Evaluating Web Sites
Checklist for evaluating web sites
- Does the title of the page describe its content?
- Is the purpose of the page clearly stated?
- Is the page signed by an author?
- Is the date it was last updated somewhere on the page?
- Is the information useful?
- Does the page lead you to other sources that are useful?
- Is the information current?
- Does the information seem biased, or does it seem like the author is trying to convince you agree with their viewpoint or buy something?
- Does the information contradict something you've found elsewhere?
- Is a bibliography of printed sources included?
- Is the person or organization that created the page clearly identified?
- Is the person affiliated with a reputable organization?
- Does the page describe that organization or link to more information about it?
- If the page contains factual information, does it list the sources of that information (government, research study, clinical trial, published article)?
Layout & Readability
- Does the page load within a reasonable time?
- Do graphics and color enhance the readability of the page, or do they make it more difficult to read?
- Can you print the web site so it is easily useable?
- Are there any grammatical or spelling errors on the page?
- Is there an e-mail link to the author?
- On supporting pages, is there a link back to the main page?
- Are other links clearly visible?
- Are links provided to actual content, or to lists of other resources?
- Are the links reliable (when you follow them, they work)?
- Is there notation describing where the link will take you to?
- If links connect to programs or file types that are not HTML, are users informed of the type of file they are linking to?
Why do I need to be careful with Internet sources?
The Internet is an amazing resource that makes vast amounts of information from all over the world available at the click of a mouse. However, the way information is published on the Internet is very different from the usual methods of print publication we are all familiar with. Anyone can publish information on the Internet, and there is no guarantee that what is published is accurate, correct, or even true. There are many valuable sites on the Internet that contain information which cannot be found in any other format. But intermingled with these gems is a lot of useless, misleading, and false information that could easily be mistaken as "good" just because it is on the web.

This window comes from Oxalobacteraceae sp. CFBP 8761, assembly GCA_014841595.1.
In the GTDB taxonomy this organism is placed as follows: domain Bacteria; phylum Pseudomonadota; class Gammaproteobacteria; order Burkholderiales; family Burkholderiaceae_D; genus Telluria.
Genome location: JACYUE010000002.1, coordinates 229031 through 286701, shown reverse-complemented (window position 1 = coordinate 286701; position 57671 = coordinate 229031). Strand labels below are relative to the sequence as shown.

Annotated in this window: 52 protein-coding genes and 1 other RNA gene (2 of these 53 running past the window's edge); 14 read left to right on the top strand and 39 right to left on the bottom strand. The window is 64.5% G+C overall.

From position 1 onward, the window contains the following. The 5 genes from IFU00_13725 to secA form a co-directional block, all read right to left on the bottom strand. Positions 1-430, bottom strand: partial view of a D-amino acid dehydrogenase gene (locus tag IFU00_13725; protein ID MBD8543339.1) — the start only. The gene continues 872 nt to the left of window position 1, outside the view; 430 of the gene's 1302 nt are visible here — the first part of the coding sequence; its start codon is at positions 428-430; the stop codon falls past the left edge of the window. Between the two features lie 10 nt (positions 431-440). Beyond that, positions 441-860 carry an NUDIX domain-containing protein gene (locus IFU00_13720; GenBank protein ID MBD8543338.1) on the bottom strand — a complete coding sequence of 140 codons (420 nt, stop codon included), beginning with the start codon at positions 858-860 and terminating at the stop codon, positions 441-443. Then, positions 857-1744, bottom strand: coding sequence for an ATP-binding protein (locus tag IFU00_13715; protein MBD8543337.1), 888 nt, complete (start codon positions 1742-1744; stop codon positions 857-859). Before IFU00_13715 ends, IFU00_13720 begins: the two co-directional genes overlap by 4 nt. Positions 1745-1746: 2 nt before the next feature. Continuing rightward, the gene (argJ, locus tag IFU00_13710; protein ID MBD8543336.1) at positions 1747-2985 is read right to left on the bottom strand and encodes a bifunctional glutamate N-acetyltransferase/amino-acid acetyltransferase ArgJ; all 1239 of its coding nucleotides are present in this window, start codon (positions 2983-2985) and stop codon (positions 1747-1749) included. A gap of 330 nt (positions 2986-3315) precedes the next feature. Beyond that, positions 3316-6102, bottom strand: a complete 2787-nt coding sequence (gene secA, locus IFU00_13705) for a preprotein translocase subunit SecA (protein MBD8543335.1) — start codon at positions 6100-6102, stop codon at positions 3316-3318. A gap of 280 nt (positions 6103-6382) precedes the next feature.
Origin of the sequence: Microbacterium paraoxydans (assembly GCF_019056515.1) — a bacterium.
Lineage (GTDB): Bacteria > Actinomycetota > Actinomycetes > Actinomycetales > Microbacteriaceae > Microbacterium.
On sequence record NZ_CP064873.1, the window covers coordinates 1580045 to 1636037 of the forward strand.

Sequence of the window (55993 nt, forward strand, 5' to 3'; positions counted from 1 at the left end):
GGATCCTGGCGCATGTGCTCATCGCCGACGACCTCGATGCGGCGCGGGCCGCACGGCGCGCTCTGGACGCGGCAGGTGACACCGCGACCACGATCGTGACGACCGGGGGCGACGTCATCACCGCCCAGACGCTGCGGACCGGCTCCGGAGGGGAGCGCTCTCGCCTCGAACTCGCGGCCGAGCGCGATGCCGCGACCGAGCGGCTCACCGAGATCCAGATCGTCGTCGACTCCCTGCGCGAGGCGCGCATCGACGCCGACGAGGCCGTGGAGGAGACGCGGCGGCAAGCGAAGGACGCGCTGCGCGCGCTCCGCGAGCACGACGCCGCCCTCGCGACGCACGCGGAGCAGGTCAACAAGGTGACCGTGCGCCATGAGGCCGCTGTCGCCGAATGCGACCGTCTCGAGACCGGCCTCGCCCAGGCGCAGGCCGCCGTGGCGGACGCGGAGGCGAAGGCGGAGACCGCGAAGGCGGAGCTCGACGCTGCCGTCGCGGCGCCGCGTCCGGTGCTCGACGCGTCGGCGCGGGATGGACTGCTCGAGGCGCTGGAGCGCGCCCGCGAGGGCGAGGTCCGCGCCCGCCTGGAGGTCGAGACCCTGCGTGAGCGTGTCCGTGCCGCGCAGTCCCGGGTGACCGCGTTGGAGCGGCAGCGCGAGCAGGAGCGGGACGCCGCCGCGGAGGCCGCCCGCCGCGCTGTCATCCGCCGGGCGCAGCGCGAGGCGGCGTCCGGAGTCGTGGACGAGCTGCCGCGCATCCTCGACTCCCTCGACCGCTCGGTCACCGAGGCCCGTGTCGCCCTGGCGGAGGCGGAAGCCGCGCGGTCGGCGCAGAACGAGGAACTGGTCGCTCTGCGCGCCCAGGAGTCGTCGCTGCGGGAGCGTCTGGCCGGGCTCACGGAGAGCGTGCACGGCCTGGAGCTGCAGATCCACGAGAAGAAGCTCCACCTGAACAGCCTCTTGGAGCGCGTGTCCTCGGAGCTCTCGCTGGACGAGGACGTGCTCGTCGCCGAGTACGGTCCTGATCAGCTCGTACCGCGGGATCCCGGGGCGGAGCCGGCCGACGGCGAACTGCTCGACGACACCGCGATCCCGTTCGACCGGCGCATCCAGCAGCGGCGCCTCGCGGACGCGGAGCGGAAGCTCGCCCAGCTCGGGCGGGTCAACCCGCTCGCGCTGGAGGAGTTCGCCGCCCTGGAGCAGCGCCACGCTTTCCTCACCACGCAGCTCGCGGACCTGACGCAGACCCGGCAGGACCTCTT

Why is printed information considered reliable?
Printed information is easier to verify as "reliable" because it has to go through an approval process before it ever gets seen. In magazines,newspapers, and in books, what is written has to be accepted by a publisher who has editors and editorial boards. Publishers screen information to select items that they consider to be interesting, accurate, or will draw a wide audience of readers. Editors make sure the items selected for publication contain correct factual information (if applicable) and are free from grammatical or spelling errors that would make reading and understanding them difficult.